So, to date, all your customers and partners have been hospitals, correct?
Traditionally it’s been almost all healthcare facilities, yes. Though last week there was an announcement that a Houston hotel has bought our solution. That went out, and overnight, actually before lunchtime, someone was here from out of town who owns 70 hotels who was interested in our product. The LAPD is also using a robot to disinfect one of its stations – they were concerned about the officers contracting sicknesses and taking it home to their families.
So that’s the first hotel you’ve ever sold to?
Officially. It’s the first one ever announced. Hotels have never really understood why they need to do it. Now it’s abundantly clear that room disinfection is important.
Maybe now is a good time for you to explain exactly how your germ-zapping robot actually works and kills viruses and bacteria.
UV has been used for disinfection for a really long time. For the past 100 years, people around the world have used mercury light bulbs to create ultraviolet light. Mercury light bulbs are not intense – think low lumens; they only broadcast at a single spectrum, and wind up running hot for a long time and destroy plastics and other things that are exposed to the light. Everyone has seen yellowed plastic [from this reaction]. The founders of Xenex realized that they could use a xenon lamp–a 12-inch, U-shaped Xenon lamp–to put out high- intensity, broad-spectrum UV light covering the entire germicidal spectrum. It turns out that high-intensity, broad-spectrum UV light does more damage to pathogens, prevents their replication, and prevents them from exercising their photo-repair abilities – versus the older mercury UV solutions. And pulsed xenon UV doesn’t cause damage to hospital surfaces or equipment, which is important.
Why is room disinfection important? Aren’t the hospital rooms clean?
Studies show that less than half the surfaces in a hospital room (think bedrails, tray tables, nurse call buttons, IV poles) are disinfected when the room is being cleaned and prepared for the next patient. Some of the really bad superbugs – like C.diff – can live on surfaces for up to five months. That contamination poses a risk to the next patient or healthcare worker in that room. A study performed at MD Anderson demonstrated that our pulsed xenon UV light disinfection is 22 times more effective than traditional hospital cleaning techniques. Hospital rooms may look clean and smell clean, but unless they’ve been disinfected by one of our LightStrike robots, there’s a significant chance that the room still contains contagious pathogens.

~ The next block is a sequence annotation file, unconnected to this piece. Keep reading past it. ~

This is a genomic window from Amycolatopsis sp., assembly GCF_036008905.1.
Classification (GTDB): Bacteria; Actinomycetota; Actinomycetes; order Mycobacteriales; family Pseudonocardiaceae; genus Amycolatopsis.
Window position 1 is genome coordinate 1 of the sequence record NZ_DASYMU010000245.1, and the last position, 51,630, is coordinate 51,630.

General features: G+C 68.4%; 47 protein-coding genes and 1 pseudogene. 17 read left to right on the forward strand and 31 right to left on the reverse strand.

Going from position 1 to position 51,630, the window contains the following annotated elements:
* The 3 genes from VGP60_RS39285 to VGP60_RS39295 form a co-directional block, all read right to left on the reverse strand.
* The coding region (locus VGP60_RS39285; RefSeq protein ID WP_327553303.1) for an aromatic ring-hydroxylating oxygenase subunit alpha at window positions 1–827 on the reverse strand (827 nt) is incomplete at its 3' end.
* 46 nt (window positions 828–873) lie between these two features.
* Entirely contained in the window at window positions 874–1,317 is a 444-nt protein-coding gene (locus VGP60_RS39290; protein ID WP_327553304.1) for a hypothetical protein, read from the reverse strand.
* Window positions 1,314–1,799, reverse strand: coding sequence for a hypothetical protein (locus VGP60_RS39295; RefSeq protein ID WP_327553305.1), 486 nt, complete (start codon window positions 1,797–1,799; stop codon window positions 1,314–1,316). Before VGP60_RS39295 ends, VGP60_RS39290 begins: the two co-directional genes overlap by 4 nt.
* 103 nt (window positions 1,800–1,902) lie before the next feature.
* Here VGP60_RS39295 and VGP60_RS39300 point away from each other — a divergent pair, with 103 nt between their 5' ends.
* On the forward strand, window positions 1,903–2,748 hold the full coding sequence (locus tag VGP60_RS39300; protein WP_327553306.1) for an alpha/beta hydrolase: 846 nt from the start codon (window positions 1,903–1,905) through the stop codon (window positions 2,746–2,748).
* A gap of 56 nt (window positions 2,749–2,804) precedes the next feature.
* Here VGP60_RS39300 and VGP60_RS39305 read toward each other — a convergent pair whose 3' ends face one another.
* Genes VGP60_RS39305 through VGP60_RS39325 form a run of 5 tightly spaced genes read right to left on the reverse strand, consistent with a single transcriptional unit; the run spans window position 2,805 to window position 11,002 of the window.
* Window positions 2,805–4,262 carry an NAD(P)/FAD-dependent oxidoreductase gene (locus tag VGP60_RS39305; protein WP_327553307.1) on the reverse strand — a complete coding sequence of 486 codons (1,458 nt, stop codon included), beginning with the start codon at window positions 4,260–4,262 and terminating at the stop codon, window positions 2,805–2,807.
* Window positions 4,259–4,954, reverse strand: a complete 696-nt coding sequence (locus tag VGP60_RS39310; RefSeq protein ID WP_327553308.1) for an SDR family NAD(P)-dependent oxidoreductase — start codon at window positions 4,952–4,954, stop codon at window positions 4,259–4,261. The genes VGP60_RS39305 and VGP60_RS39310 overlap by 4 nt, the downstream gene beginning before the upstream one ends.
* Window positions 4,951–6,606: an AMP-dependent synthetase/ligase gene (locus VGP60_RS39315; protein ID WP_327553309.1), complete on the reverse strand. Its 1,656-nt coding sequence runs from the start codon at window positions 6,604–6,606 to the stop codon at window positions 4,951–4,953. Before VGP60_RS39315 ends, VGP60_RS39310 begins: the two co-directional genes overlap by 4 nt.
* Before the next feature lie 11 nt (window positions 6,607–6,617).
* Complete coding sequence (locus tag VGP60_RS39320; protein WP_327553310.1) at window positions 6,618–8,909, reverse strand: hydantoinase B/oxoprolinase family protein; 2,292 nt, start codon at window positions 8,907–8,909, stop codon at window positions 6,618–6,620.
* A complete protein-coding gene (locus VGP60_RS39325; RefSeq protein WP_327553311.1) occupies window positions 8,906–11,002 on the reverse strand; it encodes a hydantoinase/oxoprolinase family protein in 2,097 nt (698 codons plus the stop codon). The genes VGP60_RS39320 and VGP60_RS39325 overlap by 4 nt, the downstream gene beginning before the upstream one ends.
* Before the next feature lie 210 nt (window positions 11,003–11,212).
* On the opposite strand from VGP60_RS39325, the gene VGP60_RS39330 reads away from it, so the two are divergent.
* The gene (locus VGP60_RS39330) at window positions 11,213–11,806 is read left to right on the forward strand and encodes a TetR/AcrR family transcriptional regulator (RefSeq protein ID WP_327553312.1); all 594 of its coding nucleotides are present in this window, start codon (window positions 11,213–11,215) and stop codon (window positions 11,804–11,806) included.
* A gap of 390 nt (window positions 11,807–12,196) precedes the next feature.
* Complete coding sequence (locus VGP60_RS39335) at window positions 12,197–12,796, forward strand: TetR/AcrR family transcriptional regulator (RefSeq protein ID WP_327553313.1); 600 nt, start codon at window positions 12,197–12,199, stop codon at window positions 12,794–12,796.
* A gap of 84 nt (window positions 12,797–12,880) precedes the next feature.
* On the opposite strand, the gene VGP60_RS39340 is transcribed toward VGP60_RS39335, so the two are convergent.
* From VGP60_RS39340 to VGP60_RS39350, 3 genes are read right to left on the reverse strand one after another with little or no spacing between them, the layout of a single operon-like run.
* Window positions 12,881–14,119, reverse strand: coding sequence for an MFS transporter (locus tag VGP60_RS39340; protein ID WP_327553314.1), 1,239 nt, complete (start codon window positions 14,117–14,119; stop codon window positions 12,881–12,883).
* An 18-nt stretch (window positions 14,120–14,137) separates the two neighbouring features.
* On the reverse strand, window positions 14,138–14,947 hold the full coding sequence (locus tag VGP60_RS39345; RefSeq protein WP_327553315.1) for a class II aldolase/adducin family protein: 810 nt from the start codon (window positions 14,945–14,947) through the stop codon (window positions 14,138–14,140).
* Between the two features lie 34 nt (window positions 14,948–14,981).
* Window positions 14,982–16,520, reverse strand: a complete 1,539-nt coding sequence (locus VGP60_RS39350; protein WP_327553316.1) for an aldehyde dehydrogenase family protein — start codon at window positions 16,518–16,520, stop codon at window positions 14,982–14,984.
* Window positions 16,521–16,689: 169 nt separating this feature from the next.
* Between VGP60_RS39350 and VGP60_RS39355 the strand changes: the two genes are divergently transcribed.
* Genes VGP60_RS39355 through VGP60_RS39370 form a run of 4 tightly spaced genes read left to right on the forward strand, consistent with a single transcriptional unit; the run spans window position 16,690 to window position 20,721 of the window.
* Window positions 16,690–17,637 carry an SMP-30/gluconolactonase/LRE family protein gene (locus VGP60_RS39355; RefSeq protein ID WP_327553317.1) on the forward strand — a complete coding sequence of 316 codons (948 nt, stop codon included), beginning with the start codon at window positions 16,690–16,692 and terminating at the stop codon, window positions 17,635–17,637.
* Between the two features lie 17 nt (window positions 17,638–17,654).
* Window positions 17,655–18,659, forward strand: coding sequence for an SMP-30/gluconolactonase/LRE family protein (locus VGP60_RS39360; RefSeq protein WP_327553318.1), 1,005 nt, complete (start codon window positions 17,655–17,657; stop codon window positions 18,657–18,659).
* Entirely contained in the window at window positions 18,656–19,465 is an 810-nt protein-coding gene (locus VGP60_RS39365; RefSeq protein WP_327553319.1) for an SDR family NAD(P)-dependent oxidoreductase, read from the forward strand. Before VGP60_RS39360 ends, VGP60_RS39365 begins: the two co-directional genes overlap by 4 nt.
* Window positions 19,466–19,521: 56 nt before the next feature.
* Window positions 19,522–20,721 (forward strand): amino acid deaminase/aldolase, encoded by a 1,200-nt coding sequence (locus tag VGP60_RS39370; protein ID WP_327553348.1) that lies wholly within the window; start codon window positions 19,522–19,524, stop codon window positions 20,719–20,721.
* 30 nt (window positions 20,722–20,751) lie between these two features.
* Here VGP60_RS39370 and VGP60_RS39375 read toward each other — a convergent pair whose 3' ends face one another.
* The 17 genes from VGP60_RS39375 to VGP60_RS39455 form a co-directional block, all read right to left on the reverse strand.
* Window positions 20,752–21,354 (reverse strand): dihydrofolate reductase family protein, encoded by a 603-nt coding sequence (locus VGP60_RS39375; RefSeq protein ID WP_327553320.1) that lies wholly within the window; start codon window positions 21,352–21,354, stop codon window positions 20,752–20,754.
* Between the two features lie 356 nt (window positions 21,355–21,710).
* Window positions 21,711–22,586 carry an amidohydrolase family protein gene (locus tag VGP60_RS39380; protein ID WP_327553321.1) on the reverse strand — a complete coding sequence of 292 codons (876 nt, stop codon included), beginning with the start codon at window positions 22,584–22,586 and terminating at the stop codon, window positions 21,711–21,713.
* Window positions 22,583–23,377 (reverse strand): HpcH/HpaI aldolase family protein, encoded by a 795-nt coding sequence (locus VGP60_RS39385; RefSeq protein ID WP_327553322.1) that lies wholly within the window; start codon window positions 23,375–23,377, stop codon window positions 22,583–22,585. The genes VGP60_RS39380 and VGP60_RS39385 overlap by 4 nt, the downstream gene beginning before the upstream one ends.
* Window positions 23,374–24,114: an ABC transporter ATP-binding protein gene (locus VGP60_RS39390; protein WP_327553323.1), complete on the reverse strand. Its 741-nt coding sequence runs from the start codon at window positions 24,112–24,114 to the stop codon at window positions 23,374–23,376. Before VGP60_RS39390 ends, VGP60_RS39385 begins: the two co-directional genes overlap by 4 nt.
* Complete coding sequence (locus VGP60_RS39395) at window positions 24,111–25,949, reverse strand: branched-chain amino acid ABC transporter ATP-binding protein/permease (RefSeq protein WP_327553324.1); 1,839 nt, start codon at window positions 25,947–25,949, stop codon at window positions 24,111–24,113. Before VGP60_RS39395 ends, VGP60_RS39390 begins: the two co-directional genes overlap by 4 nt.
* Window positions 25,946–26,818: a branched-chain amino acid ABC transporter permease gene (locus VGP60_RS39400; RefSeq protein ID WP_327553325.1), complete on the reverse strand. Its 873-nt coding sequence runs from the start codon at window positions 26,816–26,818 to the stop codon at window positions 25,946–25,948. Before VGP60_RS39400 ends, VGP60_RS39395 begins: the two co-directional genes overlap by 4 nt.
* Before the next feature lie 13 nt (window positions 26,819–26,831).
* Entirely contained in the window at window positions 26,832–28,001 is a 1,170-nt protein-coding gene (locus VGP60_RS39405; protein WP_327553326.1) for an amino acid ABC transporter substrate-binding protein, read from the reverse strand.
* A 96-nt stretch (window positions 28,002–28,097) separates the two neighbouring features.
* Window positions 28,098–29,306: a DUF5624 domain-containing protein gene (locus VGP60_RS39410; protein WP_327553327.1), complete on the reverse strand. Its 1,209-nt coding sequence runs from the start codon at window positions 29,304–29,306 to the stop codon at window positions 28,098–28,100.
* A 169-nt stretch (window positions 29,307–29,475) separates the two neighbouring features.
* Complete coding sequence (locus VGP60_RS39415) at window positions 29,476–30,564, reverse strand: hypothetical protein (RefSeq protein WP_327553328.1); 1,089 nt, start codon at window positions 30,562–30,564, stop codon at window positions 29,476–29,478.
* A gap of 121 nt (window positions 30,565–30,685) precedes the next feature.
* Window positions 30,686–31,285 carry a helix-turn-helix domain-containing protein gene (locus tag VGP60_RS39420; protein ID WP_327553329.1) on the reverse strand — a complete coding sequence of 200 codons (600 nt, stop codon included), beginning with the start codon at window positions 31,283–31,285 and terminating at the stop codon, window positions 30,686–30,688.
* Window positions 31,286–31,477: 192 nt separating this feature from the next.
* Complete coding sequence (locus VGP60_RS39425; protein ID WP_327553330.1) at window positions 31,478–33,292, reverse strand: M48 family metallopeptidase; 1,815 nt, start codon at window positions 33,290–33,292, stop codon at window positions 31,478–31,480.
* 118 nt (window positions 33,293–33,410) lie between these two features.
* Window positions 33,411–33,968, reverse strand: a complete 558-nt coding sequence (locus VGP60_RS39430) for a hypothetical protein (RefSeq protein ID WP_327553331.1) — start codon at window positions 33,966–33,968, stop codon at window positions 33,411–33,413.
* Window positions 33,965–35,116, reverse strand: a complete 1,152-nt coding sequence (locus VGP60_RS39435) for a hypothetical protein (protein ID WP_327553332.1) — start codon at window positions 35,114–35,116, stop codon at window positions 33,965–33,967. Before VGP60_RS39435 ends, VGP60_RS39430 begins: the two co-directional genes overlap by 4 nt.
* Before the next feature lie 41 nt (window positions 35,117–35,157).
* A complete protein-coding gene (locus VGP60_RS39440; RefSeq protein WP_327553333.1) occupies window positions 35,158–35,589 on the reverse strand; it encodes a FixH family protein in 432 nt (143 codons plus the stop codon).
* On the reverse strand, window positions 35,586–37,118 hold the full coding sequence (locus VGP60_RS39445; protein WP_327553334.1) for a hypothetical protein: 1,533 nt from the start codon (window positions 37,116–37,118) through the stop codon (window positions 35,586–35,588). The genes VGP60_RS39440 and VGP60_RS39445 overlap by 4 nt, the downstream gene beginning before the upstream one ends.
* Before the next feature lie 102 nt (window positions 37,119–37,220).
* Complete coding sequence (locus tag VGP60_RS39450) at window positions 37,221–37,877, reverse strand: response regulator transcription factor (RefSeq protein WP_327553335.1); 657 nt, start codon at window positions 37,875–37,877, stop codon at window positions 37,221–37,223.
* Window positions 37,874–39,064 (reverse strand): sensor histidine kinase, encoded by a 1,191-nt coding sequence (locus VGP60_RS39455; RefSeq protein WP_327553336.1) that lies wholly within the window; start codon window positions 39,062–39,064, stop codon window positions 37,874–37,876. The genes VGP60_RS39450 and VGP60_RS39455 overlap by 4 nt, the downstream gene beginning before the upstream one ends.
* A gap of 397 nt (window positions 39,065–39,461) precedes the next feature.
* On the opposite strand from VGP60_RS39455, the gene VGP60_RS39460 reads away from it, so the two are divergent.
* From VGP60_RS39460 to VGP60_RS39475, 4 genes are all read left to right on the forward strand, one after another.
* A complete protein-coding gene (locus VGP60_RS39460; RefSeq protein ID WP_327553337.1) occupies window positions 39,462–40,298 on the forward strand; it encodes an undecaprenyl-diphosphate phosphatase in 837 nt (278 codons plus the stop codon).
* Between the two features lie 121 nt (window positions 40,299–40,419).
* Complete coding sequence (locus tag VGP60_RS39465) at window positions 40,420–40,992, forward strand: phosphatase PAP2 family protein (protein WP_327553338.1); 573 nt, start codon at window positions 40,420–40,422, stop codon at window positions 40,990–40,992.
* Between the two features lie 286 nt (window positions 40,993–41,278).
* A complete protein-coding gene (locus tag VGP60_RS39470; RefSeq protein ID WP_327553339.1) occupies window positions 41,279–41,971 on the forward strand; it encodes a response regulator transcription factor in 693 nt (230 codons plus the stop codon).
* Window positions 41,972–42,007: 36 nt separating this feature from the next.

How many machines has Xenex deployed?
Our robots have been deployed in 500-plus hospitals. And we have thousands of robots out there.
How does the reaction to the coronavirus pandemic, in terms of what you’ve seen so far, compare to past global disease outbreaks, like avian flu, swine flu and Ebola?
Ebola was also very big. We were also asked to help solve the swine flu problem. We know that we can kill it. But at that time, we didn’t step in, because human lives weren’t being affected. I wasn’t willing to send robots to China. They don’t respect intellectual property. But now, under the current circumstances, these are people’s mothers, fathers, sisters, brothers, and children at risk. I will allow somebody to potentially steal my IP to save lives.
Which countries have you shipped robots to recently?
We have shipped to Italy, Japan, South Korea, Singapore. Also Thailand and South Africa.
I know you’re not a doctor, but how serious do you think this will get?